Workplace teasing – or bullying?

Another Personnel Today survey, this time about how acceptable it is to make fun of how people look.

Ginger-haired people have it worst. 81% thought it was OK to take the piss out of redheads. Blonde hair, regional accents and baldness were thought by most people to be acceptable targets too.

The survey leaves out the most sensitive aspects of appearence – race and religious dress. Perhaps there was no point in asking whether it would be acceptable to tease people about their ethnic origin or religion. Most people, and probably all HR people, would have given a definite ‘no’.

The survey also misses other nuances. 74% of the respondents said that it was OK to make fun of regional accents but would those people have agreed that commenting on a Jamaican, Indian or Chinese accent is acceptable? I doubt it.

Age related insults or comments about disability weren’t covered either.

In short, the survey avoided mentioning anything which was clearly against the law. However, as an employment lawyer points out, even having a laugh at a redhead’s expense could lead to a claim of harassment or bullying if it went on for long enough. And what is considered a sustained period of harassment depends on the person being harassed. For some people, a single comment repeated on consecutive days would be enough.

Every so often, a friend of mine meets for a meal and a few beers with a group of colleagues and ex-colleagues. They have known each other and worked together for years. At the end of the evening, the bill is always given to the one member of the group who is Jewish, along with light-hearted comments about how they are less likely to get ripped off if he checks it and adds it up. He takes it in good spirit, or at least appears to.

But for more sensitive people, this is just the sort of ‘innocent banter’ that could be seen as offensive. My rule of thumb is that I don’t make any comments about someone’s appearance unless I know them well enough to judge how they will take it. I also only pick on people who I know will give back as good as they get.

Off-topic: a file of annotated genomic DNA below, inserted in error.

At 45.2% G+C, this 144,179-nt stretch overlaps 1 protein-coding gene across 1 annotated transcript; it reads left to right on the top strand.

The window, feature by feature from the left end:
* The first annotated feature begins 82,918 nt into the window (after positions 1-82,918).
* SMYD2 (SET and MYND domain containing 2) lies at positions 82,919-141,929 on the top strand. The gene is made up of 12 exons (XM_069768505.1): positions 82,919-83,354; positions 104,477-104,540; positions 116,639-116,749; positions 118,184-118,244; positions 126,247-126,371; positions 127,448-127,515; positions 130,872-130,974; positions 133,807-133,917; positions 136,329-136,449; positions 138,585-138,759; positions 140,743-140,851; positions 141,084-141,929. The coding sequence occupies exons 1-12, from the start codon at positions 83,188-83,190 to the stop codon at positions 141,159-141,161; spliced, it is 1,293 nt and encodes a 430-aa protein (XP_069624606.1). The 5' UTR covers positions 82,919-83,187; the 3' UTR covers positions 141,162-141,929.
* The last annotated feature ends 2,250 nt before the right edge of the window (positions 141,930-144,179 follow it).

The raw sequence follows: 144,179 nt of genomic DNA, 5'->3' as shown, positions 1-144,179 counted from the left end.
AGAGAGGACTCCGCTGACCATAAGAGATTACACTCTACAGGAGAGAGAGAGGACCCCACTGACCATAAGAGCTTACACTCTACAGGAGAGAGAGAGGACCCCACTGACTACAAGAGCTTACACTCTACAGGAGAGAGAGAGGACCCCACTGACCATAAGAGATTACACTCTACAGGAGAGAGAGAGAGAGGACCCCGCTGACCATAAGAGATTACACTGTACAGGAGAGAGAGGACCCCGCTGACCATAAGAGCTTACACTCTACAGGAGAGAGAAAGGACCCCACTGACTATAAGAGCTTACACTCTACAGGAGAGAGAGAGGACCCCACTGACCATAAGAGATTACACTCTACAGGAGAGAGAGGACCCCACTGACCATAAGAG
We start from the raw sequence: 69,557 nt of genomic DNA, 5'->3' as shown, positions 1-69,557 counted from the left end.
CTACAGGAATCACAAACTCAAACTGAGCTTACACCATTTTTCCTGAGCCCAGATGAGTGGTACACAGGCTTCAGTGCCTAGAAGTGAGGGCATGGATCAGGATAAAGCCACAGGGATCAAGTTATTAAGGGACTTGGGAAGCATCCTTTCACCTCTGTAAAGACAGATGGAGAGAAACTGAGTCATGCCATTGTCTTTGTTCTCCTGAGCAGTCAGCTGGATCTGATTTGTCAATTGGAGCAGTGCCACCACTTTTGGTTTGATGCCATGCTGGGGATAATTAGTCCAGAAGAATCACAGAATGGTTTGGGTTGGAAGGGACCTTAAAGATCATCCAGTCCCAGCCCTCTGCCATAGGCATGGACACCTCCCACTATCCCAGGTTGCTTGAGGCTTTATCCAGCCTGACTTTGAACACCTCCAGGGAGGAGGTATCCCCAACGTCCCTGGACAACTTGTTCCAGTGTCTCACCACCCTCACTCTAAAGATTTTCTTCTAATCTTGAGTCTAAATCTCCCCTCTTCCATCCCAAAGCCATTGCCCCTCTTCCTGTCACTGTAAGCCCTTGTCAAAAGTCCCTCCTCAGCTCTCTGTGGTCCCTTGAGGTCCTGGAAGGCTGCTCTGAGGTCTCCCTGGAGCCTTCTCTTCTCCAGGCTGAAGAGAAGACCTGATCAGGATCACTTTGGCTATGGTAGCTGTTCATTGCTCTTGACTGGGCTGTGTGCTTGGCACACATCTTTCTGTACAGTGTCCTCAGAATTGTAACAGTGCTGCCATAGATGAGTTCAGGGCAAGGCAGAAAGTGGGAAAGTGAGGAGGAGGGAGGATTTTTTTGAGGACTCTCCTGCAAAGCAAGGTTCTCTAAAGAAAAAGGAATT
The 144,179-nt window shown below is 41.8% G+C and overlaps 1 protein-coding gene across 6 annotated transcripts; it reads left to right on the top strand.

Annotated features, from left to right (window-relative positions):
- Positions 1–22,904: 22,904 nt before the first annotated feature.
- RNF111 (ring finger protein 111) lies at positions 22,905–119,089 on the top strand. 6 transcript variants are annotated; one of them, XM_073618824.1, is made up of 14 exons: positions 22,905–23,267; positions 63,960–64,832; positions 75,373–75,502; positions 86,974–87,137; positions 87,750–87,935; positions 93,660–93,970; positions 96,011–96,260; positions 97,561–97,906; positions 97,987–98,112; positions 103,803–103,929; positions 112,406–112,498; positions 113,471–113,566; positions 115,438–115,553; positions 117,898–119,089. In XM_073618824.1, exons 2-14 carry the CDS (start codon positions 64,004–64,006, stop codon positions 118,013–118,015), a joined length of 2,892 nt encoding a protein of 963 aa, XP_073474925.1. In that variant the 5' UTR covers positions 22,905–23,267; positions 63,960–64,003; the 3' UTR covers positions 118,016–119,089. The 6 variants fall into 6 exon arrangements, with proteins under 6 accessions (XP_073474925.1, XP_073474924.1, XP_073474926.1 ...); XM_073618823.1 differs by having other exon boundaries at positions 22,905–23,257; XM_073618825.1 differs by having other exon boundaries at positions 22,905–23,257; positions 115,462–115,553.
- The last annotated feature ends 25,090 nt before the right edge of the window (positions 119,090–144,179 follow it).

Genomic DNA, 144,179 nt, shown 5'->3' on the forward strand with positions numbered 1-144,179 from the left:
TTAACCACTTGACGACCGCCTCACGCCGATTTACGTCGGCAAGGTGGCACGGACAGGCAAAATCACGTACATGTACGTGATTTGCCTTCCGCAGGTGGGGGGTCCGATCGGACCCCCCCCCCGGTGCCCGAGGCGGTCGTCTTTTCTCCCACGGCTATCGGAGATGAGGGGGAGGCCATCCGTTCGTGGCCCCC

Most of us learn at school that there is a fine line between teasing and bullying. We would do well to remember that at work.

Hat Tip: Guru

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2 Responses to Workplace teasing – or bullying?

  1. Guru says:

    This Personnel Today survey was to test attitudes to those aspects of discrimination that aren’t automatically covered by law (eg ‘heightism’, ‘gingerism’ etc).
    And while it was commissioned with a relatively light-hearted intent, it was none-the-less interesting to see what was and was not considered acceptable.
    Basically anything that could be considered a medical condition (eg dandruff, bad teeth, acne etc) were considered no-go areas for teasing; and anything that was self-inflicted (eg dodgy haircut, wierd dress sense etc) were fair game.
    Meanwhile ‘gingers’ seem to remain figures of fun for most people.
    Guru tip: hair dye!

  2. Rick says:

    But the things at the top of the list, i.e. red hair, blonde hair, baldness, are not self-inflicted.

    You could argue that people could make an effort to change regional accents but even so, accents are harly a metter of choice.

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